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1.  Macrophage Mitochondrial Oxidative Stress Promotes Atherosclerosis and NF-κB-Mediated Inflammation in Macrophages 
Circulation research  2013;114(3):421-433.
Rationale
Mitochondrial oxidative stress (mitoOS) has been shown to correlate with the progression of human atherosclerosis. However, definitive cell-type specific causation studies in vivo are lacking, and the molecular mechanisms of potential pro-atherogenic effects remain to be determined.
Objective
To assess the importance of macrophage mitoOS in atherogenesis and explore the underlying molecular mechanisms.
Methods & Results
We first validated Western-type diet-fed Ldlr-/- mice as a model of human mitoOS-atherosclerosis association by showing that a marker of mitoOS in lesional macrophages, non-nuclear oxidative DNA damage, correlates with aortic root lesion development. To investigate the importance of macrophage-mitoOS, we used a genetic engineering strategy in which the OS suppressor catalase was ectopically expressed in mitochondria (mCAT) in macrophages. MitoOS in lesional macrophages was successfully suppressed in these mice, and this led to a significant reduction in aortic root lesional area. The mCAT lesions had less monocyte-derived cells, less Ly6chi monocyte infiltration into lesions, and lower levels of the monocyte chemotactic protein-1 (MCP-1). The decrease in lesional MCP-1 was associated with suppression of other markers of inflammation and with decreased phosphorylation of RelA (NF-κB p65), indicating decreased activation of the pro-inflammatory NF-κB pathway. Using models of mitoOS in cultured macrophages, we showed that mCAT suppressed MCP-1 expression by decreasing activation of the Iκ-kinase-RelA NF-κB pathway.
Conclusions
MitoOS in lesional macrophages amplifies atherosclerotic lesion development by promoting NF-κB-mediated entry of monocytes and other inflammatory processes. In view of the mitoOS-atherosclerosis link in human atheromata, these findings reveal a potentially new therapeutic target to prevent the progression of atherosclerosis.
doi:10.1161/CIRCRESAHA.114.302153
PMCID: PMC3946745  PMID: 24297735
Mitochondrial oxidative stress; atherosclerosis; macrophage; reactive oxygen species (ROS); NF-κB
2.  Molecular mechanisms underlying genotype-dependent responses to dietary restriction 
Aging cell  2013;12(6):10.1111/acel.12130.
Summary
Dietary restriction (DR) increases lifespan and attenuates age-related phenotypes in many organisms; however, the effect of DR on longevity of individuals in genetically heterogeneous populations is not well characterized. Here we describe a large-scale effort to define molecular mechanisms that underlie genotype-specific responses to DR. The effect of DR on lifespan was determined for 166 single-gene deletion strains in Saccharomyces cerevisiae. Resulting changes in mean lifespan ranged from a reduction of 79% to an increase of 103%. Vacuolar pH homeostasis, superoxide dismutase activity, and mitochondrial proteostasis were found to be strong determinants of the response to DR. Proteomic analysis of cells deficient in prohibitins revealed induction of a mitochondrial unfolded protein response (mtUPR) which has not previously been described in yeast. Mitochondrial proteotoxic stress in prohibitin mutants was suppressed by DR via reduced cytoplasmic mRNA translation. A similar relationship between prohibitins, the mtUPR, and longevity was also observed in Caenorhabditis elegans. These observations define conserved molecular processes that underlie genotype-dependent effects of DR that may be important modulators of DR in higher organisms.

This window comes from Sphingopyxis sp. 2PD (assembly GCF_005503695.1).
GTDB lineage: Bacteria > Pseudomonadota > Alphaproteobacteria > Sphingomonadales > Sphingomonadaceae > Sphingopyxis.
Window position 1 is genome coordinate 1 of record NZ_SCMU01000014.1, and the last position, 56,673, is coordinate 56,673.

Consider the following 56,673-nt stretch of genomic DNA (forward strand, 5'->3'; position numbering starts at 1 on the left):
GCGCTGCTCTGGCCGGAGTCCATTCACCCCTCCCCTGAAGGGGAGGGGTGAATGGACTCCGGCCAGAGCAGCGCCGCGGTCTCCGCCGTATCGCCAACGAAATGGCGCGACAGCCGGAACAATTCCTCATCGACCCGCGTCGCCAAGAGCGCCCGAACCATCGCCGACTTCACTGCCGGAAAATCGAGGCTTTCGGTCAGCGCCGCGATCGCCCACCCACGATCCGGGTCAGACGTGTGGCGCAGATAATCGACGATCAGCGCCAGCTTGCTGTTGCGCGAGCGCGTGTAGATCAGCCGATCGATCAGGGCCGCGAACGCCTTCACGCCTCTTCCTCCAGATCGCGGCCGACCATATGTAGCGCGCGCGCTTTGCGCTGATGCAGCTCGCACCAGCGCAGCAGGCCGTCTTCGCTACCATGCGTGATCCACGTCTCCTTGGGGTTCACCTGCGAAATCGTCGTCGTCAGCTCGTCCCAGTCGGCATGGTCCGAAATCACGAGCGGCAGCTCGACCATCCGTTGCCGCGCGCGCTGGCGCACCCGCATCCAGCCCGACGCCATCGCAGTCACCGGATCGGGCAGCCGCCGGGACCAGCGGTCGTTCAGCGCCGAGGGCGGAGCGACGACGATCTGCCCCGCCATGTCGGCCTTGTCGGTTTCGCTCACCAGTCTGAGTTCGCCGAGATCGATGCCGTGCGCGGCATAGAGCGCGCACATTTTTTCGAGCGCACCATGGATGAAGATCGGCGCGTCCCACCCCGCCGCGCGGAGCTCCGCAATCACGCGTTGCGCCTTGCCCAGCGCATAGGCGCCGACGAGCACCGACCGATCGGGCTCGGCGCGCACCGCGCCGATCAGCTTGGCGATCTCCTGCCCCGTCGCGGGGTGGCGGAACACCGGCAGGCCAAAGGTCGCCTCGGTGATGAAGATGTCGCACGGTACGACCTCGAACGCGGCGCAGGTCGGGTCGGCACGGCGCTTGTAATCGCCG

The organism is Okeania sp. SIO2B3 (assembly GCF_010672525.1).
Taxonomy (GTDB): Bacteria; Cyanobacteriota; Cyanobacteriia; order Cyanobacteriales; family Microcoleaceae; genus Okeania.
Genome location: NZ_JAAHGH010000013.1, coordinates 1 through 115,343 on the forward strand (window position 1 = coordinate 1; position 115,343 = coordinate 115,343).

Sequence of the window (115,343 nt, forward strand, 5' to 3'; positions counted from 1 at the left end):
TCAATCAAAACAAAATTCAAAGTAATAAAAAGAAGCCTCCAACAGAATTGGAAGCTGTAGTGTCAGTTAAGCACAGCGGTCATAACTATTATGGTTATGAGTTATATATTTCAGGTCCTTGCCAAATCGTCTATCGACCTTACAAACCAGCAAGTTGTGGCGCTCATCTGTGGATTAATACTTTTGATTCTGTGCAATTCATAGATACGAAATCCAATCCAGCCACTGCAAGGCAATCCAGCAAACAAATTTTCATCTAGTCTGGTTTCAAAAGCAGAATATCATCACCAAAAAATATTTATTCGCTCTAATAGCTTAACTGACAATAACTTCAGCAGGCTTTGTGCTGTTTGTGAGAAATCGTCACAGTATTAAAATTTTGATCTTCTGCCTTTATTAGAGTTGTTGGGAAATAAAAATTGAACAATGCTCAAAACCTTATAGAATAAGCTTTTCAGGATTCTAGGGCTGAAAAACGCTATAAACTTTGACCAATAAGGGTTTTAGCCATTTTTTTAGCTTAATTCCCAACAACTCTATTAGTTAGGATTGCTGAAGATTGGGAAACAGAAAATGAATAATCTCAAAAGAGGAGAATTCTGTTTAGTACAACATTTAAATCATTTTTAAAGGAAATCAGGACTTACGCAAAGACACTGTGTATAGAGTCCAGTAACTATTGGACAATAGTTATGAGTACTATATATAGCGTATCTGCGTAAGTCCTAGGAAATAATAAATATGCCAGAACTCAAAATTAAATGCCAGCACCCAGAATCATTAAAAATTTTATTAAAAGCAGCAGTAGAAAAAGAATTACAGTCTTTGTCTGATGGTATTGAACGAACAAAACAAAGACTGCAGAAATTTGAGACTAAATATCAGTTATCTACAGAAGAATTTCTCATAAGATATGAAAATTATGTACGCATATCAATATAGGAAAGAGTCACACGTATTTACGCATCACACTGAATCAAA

doi:10.1111/acel.12130
PMCID: PMC3838465  PMID: 23837470
aging; replicative lifespan; longevity; yeast; dietary restriction; mitochondria; mitochondrial unfolded protein response
3.  Clonal expansions and short telomeres are associated with neoplasia in early-onset, but not late-onset, ulcerative colitis 
Inflammatory bowel diseases  2013;19(12):10.1097/MIB.0b013e3182a87640.
BACKGROUND
Patients with ulcerative colitis (UC) are at risk of developing colorectal cancer. We have previously reported that cancer progression is associated with the presence of clonal expansions and shorter telomeres in non-dysplastic mucosa. We sought to validate these findings in an independent case-control study.
METHODS
This study included 33 patients with UC: 14 Progressors (patients with high-grade dysplasia or cancer) and 19 Non-Progressors. For each patient, a mean of 5 non-dysplastic biopsies from proximal, mid, and distal colon were assessed for clonal expansions, as determined by clonal length altering mutations in polyguanine tracts, and telomere length, as measured by Quantitative-PCR. Both parameters were compared with individual clinico-pathological characteristics.